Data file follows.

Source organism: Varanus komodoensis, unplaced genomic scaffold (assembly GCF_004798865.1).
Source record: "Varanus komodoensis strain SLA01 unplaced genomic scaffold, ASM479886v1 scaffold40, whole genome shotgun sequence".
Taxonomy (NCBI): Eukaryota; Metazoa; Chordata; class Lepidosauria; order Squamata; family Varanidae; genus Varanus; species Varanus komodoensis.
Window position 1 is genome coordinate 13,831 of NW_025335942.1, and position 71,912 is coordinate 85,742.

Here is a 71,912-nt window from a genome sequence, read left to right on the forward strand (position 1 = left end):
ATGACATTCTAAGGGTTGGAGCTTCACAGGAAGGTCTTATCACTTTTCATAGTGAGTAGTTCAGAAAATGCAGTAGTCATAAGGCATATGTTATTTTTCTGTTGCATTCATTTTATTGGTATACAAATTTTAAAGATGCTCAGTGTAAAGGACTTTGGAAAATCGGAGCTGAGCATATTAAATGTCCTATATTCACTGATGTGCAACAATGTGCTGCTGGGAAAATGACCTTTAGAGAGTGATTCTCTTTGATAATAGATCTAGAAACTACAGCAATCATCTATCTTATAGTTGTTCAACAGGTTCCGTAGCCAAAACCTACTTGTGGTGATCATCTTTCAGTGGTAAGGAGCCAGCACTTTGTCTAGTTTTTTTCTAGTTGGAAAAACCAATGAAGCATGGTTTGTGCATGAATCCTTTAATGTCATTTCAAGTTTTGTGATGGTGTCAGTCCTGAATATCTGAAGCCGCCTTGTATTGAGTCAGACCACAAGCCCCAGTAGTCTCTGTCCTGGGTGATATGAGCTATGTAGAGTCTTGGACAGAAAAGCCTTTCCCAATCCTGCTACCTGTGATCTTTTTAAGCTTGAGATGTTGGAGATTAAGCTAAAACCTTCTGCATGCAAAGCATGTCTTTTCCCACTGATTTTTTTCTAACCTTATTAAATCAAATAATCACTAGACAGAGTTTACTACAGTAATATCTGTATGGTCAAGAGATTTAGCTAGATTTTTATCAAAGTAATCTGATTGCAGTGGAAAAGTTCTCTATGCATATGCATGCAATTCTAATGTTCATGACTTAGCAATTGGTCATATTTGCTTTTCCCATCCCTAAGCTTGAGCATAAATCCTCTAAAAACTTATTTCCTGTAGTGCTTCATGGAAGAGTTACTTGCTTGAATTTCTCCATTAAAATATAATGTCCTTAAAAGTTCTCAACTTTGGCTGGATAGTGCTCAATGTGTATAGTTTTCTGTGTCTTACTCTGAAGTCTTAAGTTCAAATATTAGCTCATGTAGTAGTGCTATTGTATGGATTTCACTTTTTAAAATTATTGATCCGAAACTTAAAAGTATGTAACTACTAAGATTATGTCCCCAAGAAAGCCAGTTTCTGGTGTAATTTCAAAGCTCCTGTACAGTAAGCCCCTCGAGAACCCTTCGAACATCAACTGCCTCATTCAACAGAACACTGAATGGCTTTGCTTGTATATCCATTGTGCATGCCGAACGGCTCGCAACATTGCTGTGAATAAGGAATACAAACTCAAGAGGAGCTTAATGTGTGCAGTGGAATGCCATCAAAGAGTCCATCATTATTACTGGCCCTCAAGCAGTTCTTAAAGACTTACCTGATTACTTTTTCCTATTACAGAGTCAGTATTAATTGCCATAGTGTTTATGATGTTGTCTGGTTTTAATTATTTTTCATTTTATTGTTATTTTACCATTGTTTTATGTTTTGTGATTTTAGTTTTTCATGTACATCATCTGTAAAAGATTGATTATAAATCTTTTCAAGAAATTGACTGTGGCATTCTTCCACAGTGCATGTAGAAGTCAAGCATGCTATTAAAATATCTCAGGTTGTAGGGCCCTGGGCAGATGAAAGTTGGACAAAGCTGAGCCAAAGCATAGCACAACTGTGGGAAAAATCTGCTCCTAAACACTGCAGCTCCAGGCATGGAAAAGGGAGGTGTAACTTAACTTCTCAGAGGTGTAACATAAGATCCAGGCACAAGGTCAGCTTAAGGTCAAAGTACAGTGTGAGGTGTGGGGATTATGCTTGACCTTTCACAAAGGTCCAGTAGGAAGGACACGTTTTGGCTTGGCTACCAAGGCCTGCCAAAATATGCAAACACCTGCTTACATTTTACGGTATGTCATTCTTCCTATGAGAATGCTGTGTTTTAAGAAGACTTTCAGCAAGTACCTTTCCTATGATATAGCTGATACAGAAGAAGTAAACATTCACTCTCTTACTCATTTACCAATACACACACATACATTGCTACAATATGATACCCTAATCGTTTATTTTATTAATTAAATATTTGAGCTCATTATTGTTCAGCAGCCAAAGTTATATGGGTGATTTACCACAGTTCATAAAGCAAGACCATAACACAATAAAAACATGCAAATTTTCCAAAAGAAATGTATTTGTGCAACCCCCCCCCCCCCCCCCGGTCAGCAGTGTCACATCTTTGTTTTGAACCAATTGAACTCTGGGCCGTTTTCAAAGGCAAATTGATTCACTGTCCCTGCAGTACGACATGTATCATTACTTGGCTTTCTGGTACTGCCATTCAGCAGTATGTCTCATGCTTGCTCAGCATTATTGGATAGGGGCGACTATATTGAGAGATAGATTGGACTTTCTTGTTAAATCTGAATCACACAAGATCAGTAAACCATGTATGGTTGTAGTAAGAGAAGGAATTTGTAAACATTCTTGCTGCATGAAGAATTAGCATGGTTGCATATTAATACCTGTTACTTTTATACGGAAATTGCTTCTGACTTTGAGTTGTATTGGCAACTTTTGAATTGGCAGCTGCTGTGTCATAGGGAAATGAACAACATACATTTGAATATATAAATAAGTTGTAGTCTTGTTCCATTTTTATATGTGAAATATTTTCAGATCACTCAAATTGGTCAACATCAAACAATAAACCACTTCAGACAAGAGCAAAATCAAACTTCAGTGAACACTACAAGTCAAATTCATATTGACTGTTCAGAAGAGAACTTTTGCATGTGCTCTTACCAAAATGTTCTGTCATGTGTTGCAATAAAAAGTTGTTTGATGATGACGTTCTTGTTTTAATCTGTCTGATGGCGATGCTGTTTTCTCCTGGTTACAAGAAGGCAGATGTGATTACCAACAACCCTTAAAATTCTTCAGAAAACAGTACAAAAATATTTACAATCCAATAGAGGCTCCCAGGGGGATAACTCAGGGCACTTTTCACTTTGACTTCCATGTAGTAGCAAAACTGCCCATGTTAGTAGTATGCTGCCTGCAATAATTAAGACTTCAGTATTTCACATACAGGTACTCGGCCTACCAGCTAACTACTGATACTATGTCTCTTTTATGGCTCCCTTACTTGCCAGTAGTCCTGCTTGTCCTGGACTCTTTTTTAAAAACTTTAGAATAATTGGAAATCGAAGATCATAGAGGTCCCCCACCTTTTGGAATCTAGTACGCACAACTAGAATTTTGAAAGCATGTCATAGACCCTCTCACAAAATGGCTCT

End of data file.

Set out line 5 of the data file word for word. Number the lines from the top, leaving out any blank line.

Here is a 71,912-nt window from a genome sequence, read left to right on the forward strand (position 1 = left end):